Today is a big day. It is exactly 100 years since the Armistice was signed, silencing the guns across the Western Front and relieving fatigued, abused soldiers fighting the First World War. The leaders of France and Germany, hand in hand, walked up to the newly unveiled monument.

Leaders of the world were present in Paris to commemorate the occasion and observe remembrance of the fallen soldiers of probably the most traumatic battlefield experiences in history. The moment is celebrated around the world as two civilized nations reiterate the commitment to peace and promise to avoid war at all costs. People around the world aspire to moments such as these.

The European colonial powers have finally figured out how destructive war is and rightly so. The bitter experiences of centuries of war had reduced a very small continent to rubble. War has vanished from Europe, thank God. But has it from the world?

The Armistice Day 100 years later brings a message of hope and optimism. A message inspiring nations in conflict around the world to set aside their differences and settle issues with diplomacy. Even to nations like India and Pakistan and those in the Middle East.

More importantly, a message of caution was sent out by the French leader who recognized that the “old demons” were coming back to life again. He warned against “nationalism,” which like a century ago had become synonymous with fascism.

However, it also sends a message of disappointment to nations where many wars are actually being fueled, directly or indirectly, by the very nations that are commemorating the Armistice Day. The citizens of Libya, Yemen, and Syria might not appreciate this ode to European harmony too much. And not just out of plain envy.

Perhaps on this Armistice Day, the world is satisfied that the center of war and conflict has shifted outside Europe 100 years later.

The Election Day Post: Inching Toward Democracy

Source: Reuters/The Financial Times

Democracy is a very difficult ideal to pursue in Pakistan. And one that is much needed to because of many of even its urban educated people being completely oblivious to its aspects that ensure fundamental rights. However, they are well aware of their right to exercise their vote. They realize the importance of their voice and using that strong . And probably the older generation and rural population are more aware of this right than the cynical and disillusioned urban educated class with all their privilege.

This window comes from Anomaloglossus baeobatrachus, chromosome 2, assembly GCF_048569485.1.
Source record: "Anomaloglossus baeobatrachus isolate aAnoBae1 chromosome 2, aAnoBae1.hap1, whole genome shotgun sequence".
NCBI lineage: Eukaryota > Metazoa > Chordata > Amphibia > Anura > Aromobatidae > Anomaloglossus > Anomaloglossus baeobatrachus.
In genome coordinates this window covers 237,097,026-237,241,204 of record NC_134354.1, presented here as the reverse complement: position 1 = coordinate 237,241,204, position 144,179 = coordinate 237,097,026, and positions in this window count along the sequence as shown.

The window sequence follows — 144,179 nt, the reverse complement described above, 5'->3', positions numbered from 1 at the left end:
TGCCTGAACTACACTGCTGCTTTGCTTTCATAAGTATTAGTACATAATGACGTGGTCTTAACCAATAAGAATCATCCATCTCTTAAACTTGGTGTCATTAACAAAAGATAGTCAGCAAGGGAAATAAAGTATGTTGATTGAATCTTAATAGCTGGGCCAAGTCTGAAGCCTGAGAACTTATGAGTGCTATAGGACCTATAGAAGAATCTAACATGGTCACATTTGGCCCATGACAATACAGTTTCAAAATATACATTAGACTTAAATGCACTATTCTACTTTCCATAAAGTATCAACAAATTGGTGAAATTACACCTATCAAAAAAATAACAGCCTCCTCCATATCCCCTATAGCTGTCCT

With the presence of a bureaucratic deep state that undermines elected officials at each stage and propagating against them to the general public, we are about to witness the second consecutive civilian administration transferring power in Pakistan’s history. This election was sadly seen as a civil war between those who are for and against state establishment elements. Depending on tonight’s election results, we will supposedly get a referendum on the Panama verdicts and the prison sentence of the Sharifs. But let it be PML-N, PTI or PPP, the good news is that we are inching ahead with our democracy. And I hope that if the PTI wins, it makes a coalition government with the PPP and emphasize on collaboration instead of excluding dissenting elements.

Despite all the measures that the so-called “caretaker administration” and the judiciary have taken to undermine the incumbent PML-N for the anti-establishment stances taken by Nawaz Sharif and Maryam Nawaz, the results of this election should be unanimously accepted. Despite all the arrests of PML-N workers on the night that Nawaz Sharif and Maryam Nawaz unexpectedly returned to Pakistan to accept their prison sentence, despite the midnight sentence against Hanif Abbasi, despite the official orders to curb the coverage of PML-N campaigns, despite all the delayed voting processes, the results of the elections must be unanimously accepted. Despite the widespread reports of military backed engineering echoed all across international media, it is important for us to unanimously accept the results of this election.